Skip to content

Book: Death On The Nile

January 4, 2010

Ah, the first book post of the year! Actually finished this New Year’s Day but am just now getting around to writing about it.

I definitely like Hercule Poirot mysteries. I haven’t tried any Miss Marple yet, but the oh-so-humble (said with tongue in cheek) Monsieur Poirot is delightful.

This is another international one (like my first Christie, Murder on the Orient Express). The beautiful English heiress is on her honeymoon with her unlikely groom, on a tour down the Nile in Egypt. Coincidentally, also on the tour is famed detective Hercule Poirot, a variety of amusing secondary cast characters, and… the groom’s ex-fiancee?!? This can’t be good, right? Right!

What follows is a dark and murderous journey down the Nile, with stops for temples and sphinxs, and lots of danger and mystery along the way.

What I loved about this one is the generous motley handful of clues (a velvet stole, a nail polish bottle and a pearl necklace?), the full cast of quirky characters (although there were a few too many for me and I kept getting the men all mixed up), and the rather sinister feel of the story, which was a welcome change after my last Christie, By The Pricking Of My Thumbs…, which I found kind of silly.

Some random thoughts:

Were Egypt and Nile tours popular as vacations and honeymoons back in 1930s? Many references are made to other people going to Egypt on their honeymoon, and most people on the boat are there for leisure. I’m trying to remember… was that when King Tut’s tomb was discovered? Maybe that was the 20s, in which case I suppose the Egypt craze might still be continuing. I also remember from my art history classes something about Egypt and Oriental art influencing Art Deco, which was 30s.

(which reminds me again that there is a King Tut exhibit at the de Young museum in San Francisco right now, and I really should go.)

Also, lots of talk from the characters about “the Orientals” and “the Oriental character.” Some other slightly derogatory chatter about “the natives” (as per usual from books of this era, or most English books pre-1960s…). I was annoyed by this but tried to keep it in perspective, i.e. the period during which this was written, and also that it was partly a commentary on the unhappy, ignorant, privileged lives of the rich.
One thing I’ve noticed about Agatha Christie mysteries is that you are given most of the clues, but not all of the clues, so I don’t feel quite so bad that I couldn’t figure out the main mystery (the whodunnit). There were certain key point that Poirot pulled out of his hat in order to demonstrate his theory, and they existed only in his head, nowhere else in the story. I can’t decide how I feel about that. I’m a mystery novice — I rarely read mysteries — but I sort of assume that it’s bad form to keep clues hidden from the reader, and then to pull them out at the last moment in order to keep the mystery a mystery. Isn’t part of the fun of mysteries to solve them yourself?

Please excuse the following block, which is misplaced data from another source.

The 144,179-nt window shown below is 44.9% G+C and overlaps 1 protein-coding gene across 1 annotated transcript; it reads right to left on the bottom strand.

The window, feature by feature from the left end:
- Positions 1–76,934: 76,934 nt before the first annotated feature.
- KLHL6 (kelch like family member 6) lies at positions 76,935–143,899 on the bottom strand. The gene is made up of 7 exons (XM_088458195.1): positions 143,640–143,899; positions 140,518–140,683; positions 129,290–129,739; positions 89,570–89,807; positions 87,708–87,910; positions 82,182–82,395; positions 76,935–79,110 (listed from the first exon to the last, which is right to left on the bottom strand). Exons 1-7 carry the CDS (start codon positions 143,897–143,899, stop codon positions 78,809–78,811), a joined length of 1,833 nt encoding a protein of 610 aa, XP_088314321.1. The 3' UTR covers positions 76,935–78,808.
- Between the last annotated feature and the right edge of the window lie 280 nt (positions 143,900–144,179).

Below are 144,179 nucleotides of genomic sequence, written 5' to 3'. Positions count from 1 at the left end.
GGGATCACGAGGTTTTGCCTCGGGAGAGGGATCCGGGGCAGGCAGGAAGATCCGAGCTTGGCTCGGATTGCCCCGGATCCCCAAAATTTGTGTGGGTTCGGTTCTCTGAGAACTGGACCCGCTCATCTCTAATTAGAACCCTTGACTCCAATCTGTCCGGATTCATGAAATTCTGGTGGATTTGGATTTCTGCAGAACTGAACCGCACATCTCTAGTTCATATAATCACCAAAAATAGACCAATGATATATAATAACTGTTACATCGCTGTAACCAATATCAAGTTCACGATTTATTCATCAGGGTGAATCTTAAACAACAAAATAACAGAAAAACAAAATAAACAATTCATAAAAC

That said, you really do get most of the clues if you pay attention, so I was able to figure out a few of the side mysteries along the way, and the main one became clear enough right before Poirot reveals the murderer. It was a pretty satisfying solution, I suppose.
The charm of these books to me isn’t the murder mystery — mysteries aren’t really my thing. It’s more the era in which these are set, and all the quirky characters, and Mr. Poirot himself is pretty delightful as well. This one was perfectly cozy and engaging and a perfect way to bring in the new year. I will definitely be reading another Christie this year. Next time, perhaps Miss Marple? I also want to reread some Sherlock Holmes. I haven’t seen the new movie, but I read a ton of Sherlock stories in high school and they were so satsifying!
No comments yet

Leave a Reply

Fill in your details below or click an icon to log in: Logo

You are commenting using your account. Log Out /  Change )

Google+ photo

You are commenting using your Google+ account. Log Out /  Change )

Twitter picture

You are commenting using your Twitter account. Log Out /  Change )

Facebook photo

You are commenting using your Facebook account. Log Out /  Change )


Connecting to %s